The F4CC engine comes straight from the MV Racing Department, assembled under the watchful eye of racing director Andea Goggi himself. Based on the standard F4R inline-four, bore is increased 3mm to 79mm (to displace 1078cc), lighter pistons and stronger connecting rods are fitted and the combustion chamber geometry is optimized. Exotic materials are used wherever possible: titanium valves and magnesium gearbox, clutch (a special slipper clutch unique to this model) and alternator covers, all contributing to the claimed 8.8-pound weight savings compared to the standard F4R engine. Bigger 48mm throttle bodies (46mm for the F4R) fed by MV's patented "Torque Shift System" variable-length velocity stacks, a full titanium Corse exhaust and special racing ECU further contribute to a stout, 163.7 rear-wheel horsepower on our dyno.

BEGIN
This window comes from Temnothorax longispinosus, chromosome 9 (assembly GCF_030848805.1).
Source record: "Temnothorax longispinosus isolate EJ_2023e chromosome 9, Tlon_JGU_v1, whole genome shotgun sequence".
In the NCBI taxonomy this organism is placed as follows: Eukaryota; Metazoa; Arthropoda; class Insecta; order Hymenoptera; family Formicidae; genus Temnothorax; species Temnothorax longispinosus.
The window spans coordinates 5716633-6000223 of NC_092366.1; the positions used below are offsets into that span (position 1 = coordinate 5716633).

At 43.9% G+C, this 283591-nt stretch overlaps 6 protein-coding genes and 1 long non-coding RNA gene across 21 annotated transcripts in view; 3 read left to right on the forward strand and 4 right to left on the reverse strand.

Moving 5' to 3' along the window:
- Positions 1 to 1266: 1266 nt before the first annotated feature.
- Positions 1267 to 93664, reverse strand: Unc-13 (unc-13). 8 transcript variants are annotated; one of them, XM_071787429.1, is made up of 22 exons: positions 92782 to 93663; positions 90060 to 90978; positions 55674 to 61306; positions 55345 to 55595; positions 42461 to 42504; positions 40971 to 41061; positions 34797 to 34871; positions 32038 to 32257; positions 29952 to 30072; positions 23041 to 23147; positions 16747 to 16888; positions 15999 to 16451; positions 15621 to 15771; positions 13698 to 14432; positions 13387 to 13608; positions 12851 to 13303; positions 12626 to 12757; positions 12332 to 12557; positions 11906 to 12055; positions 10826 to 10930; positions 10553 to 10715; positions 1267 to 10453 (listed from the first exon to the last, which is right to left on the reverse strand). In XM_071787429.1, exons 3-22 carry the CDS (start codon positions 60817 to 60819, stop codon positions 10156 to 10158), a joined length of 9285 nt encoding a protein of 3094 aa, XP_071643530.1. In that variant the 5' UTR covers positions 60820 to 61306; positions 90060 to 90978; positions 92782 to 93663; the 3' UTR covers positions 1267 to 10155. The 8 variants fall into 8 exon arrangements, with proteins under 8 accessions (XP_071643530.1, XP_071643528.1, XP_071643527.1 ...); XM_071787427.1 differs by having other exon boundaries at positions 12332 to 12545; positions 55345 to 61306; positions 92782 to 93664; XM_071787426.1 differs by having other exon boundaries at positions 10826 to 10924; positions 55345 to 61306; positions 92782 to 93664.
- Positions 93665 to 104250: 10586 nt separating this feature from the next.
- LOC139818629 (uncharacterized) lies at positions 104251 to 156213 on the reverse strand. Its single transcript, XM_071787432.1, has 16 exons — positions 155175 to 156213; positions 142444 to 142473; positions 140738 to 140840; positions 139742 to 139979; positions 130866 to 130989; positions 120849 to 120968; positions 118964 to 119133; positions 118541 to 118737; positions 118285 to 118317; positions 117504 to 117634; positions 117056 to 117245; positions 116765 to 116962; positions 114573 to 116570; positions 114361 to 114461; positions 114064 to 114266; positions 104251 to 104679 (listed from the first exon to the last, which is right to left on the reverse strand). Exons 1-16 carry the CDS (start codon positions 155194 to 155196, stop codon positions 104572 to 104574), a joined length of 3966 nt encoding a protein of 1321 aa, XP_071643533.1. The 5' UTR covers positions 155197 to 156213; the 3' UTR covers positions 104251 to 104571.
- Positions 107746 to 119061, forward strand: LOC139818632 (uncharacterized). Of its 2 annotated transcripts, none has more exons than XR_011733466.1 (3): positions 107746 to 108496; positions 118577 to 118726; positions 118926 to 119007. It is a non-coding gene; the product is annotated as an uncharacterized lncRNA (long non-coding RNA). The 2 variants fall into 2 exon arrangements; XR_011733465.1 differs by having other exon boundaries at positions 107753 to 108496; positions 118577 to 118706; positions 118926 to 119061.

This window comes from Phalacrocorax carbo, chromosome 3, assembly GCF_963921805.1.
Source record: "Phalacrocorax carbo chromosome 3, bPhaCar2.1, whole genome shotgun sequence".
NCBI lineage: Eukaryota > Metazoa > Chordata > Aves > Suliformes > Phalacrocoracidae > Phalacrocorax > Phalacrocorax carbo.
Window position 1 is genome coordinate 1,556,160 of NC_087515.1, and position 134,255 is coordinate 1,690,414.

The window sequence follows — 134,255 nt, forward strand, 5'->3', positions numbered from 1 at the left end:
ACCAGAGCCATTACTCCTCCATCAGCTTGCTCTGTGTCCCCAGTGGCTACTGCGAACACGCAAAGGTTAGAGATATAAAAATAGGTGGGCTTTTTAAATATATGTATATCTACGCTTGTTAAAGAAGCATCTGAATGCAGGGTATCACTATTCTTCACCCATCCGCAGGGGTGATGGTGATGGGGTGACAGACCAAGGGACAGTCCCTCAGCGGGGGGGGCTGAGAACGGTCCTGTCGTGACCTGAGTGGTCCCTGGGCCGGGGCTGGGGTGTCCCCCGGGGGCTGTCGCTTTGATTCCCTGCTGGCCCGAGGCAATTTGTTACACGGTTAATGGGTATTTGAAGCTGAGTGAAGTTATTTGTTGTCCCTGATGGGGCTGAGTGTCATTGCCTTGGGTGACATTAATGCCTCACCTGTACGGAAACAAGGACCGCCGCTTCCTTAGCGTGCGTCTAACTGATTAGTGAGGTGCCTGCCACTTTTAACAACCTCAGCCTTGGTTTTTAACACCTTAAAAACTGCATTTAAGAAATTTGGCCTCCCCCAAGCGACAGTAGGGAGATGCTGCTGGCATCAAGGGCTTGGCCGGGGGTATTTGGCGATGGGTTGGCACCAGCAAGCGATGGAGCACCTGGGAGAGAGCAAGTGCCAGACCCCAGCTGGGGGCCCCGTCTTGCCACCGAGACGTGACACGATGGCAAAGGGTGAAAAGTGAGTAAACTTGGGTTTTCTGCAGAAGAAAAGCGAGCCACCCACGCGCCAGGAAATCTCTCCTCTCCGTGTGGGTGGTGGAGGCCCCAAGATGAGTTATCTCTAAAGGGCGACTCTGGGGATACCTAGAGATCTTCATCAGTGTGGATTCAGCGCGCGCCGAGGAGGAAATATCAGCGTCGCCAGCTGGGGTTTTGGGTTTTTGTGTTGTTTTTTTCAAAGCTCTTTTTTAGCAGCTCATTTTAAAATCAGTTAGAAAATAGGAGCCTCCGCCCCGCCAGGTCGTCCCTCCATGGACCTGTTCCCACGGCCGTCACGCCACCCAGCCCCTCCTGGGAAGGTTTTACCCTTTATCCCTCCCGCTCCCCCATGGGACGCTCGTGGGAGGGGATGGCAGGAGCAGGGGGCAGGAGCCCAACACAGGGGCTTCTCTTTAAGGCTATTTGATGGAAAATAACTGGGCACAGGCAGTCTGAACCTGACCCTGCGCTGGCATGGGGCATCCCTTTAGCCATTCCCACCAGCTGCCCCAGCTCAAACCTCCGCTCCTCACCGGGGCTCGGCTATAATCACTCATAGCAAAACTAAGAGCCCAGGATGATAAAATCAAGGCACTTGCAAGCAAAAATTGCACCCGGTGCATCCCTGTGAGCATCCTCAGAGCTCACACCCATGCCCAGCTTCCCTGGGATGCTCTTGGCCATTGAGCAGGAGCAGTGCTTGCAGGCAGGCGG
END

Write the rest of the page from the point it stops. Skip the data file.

The F4CC chassis is similarly upgraded. The trellis section remains chromoly, but the lower sideplates shift from aluminum to magnesium, as does the forged, single-sided swingarm. The Brembo Monobloc brakes are identical to those used on factory Superbikes, and Brembo contributes the forged aluminum Y-spoke wheels as well. The 50mm carbon nitride-coated inverted fork is a specially calibrated, fully adjustable Marzocchi piece. Shock is from Sachs.